At this year’s second annual Grant Writers’ Bootcamp, Schmid College was excited to be represented by five faculty members who received $4,000 each in seed funding from the Office of Research in support of their research proposals.
The Grant Writers’ Bootcamp is an annual event designed to help faculty enhance their grant writing capabilities. At the event, participants attend workshops and virtual collaborative working groups, all of which are guided by faculty mentors and guest speakers with experience writing and winning grant awards. By the end of the event, they submit proposals for seed funding. On September 4, 2020, the Office of Research selected five faculty members from Schmid College to receive funding.
Congratulations to Dr. Bill Wright, Dr. Brian Hoover, Dr. Aaron Harrison, Dr. Brenna Gormally, and Dr. Patricia Lopes!
We checked in with some of the faculty to see what they are currently working on with the grant from the Office of Research.
Dr. Brenna Gormally (Grand Challenges Initiative Postdoctoral Fellow)
“As a postdoctoral fellow and an early career researcher, the Grant Writers’ Bootcamp was really an invaluable opportunity. The grant writing process can be really intimidating and it was wonderful to delve into it over two full days. In particular, it was great to have the opportunity to get direct feedback on my research ideas from colleagues. With this funding, I [am] conducting a small pilot study to test the effects of short-term stressors on Japanese quail. While we often think about “stress” as a bad thing, the short-term stress response is actually crucial for coping with unpredictable events in their environments. My research seeks to understand the tradeoffs between these short-term responses and the consequences of chronic stress.”
Dr. Aaron Harrison (Grand Challenges Initiative Postdoctoral Fellow)
“Atmospheric aerosols have a significant impact on air quality and subsequently human health. In addition, they influence radiative forcing in the climate i.e. how much energy from the sun is absorbed in the atmosphere. Physical scattering of sunlight by aerosols has a cooling impact on the atmosphere while chemical absorption leads to a warming effect. The compounds in aerosols that absorb in the near UV and visible parts of the solar spectrum are collectively known as brown carbon (BrC), and their overall impact on the global radiation budget remains a large uncertainty in climate modelling. To better understand the chemical and optical properties of brown carbon, the proposed research will undertake laboratory synthesis of brown carbon mimics from common atmospheric aerosol precursors and use advanced spectroscopic techniques to study the photochemistry and molecular composition of these samples.”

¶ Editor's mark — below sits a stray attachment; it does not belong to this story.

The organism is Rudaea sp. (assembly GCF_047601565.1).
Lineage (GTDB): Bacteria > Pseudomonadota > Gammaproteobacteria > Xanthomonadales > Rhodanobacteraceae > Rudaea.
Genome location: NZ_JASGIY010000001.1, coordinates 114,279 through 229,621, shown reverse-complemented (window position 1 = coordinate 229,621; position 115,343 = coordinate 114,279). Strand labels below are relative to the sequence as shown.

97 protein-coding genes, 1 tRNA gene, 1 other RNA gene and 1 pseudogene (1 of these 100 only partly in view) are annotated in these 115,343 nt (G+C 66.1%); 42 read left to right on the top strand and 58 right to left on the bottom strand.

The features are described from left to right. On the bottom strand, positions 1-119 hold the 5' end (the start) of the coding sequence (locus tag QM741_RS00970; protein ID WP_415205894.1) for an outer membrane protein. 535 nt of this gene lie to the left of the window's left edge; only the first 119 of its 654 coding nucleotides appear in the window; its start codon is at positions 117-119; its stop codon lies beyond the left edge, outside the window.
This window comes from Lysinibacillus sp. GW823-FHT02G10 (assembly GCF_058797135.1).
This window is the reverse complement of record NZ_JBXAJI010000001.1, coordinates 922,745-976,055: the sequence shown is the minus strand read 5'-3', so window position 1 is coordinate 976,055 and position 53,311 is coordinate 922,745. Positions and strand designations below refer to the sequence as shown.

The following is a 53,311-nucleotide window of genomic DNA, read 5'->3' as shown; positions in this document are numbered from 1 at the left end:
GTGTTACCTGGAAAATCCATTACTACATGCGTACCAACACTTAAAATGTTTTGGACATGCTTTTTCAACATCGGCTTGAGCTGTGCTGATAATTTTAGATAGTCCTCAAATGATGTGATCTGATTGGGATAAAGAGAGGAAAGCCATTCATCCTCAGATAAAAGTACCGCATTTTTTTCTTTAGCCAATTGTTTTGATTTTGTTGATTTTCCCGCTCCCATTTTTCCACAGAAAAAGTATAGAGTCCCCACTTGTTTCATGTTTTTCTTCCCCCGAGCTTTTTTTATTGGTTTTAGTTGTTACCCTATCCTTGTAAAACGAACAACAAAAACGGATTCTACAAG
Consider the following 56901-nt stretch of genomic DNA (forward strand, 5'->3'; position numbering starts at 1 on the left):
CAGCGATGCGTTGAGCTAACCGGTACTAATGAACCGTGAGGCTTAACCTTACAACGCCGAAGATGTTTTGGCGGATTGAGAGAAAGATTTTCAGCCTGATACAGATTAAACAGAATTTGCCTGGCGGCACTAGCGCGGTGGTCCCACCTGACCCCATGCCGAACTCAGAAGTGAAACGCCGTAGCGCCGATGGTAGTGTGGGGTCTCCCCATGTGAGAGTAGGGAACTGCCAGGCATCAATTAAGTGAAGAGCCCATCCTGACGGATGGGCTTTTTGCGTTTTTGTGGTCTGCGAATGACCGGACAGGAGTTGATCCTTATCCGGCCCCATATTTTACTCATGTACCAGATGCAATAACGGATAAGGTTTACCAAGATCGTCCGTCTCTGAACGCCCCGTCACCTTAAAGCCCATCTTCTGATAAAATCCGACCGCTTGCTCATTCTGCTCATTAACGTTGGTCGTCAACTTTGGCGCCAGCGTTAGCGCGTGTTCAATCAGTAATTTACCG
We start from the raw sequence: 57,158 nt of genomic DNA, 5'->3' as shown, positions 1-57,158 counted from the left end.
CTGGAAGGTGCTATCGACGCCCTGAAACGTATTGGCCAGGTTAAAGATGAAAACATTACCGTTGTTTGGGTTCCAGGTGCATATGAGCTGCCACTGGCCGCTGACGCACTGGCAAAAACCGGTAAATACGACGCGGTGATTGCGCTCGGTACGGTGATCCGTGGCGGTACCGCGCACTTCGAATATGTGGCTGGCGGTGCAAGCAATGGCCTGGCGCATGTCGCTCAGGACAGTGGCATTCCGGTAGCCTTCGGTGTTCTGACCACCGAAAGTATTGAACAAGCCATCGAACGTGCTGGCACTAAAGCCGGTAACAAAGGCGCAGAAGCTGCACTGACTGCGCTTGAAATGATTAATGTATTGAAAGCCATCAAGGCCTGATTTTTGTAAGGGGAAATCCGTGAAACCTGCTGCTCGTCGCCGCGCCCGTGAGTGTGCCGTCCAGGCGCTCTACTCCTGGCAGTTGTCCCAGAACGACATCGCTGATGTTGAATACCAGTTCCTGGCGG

Dr. Brian Hoover (Grand Challenges Initiative Postdoctoral Fellow)
“Here at Chapman University, Dr. Walter Piper has been collecting behavioral data on Common Loons in northern Wisconsin since 1993 (loonproject.org). This data record allows us to investigate long-term trends in the loon population. Because the loon project routinely monitors loons on about 200 lakes, I’m interested in how recent habitat shifts explain some loon patterns in reproductive success. In particular, I can look at shifts in shoreline vegetation and spring ice cover from current and historic satellite data, and ask how recent changes in these variables might relate to patterns in the loon population and their behavior. The Grant Writer’s Bootcamp funding enables me to work with students to undertake GIS (Geographic Information Systems) projects to help investigate these relationships.”
“[The proposal] was motivated by the realization that the earth’s oceans are relatively rapidly becoming acidified by anthropogenically mediated increase in carbon dioxide in the earth’s atmosphere. This is a profoundly alarming consequence of the CO2 emissions from our industrial world…. But perhaps the most interesting, and troubling, finding of the 2010s is that OA can compromise the ability of many organisms, both vertebrates and invertebrates, to detect the chemical signal of their predators and avoid or defend themselves. Settling larval fish depend on detecting predator signals when avoiding predator-rich reefs. Interestingly, invertebrate anti-predator behavior can also be compromised. For example, Ali Sidun, a Chapman undergraduate, showed a couple of years ago that anti-predator vigilance is completely abolished in slightly acidic water.
An interesting hypothesis for the neural basis for this behavior was published about 5 years ago now, and my proposal that was funded by the grant writer’s boot camp seeks to test this hypothesis. We will take advantage of the exceedingly rich literature on the neural basis of behavior in a mollusk, the sea hare, Aplysia californica. I have studied the neurobiology of this species for many years and am truly looking forward to testing the hypothesis. We will be performing neurobiological experiments in the coming months to see if our approach to testing the ionic hypothesis for OA-mediated compromise of predator detection has promise. This is going to be a ton of fun, and if we strike gold, we will significantly advance our understanding of the future oceans as they become more and more acidic.”
Cover Photo: Brian Hoover working with students from the Grand Challenges Initiative.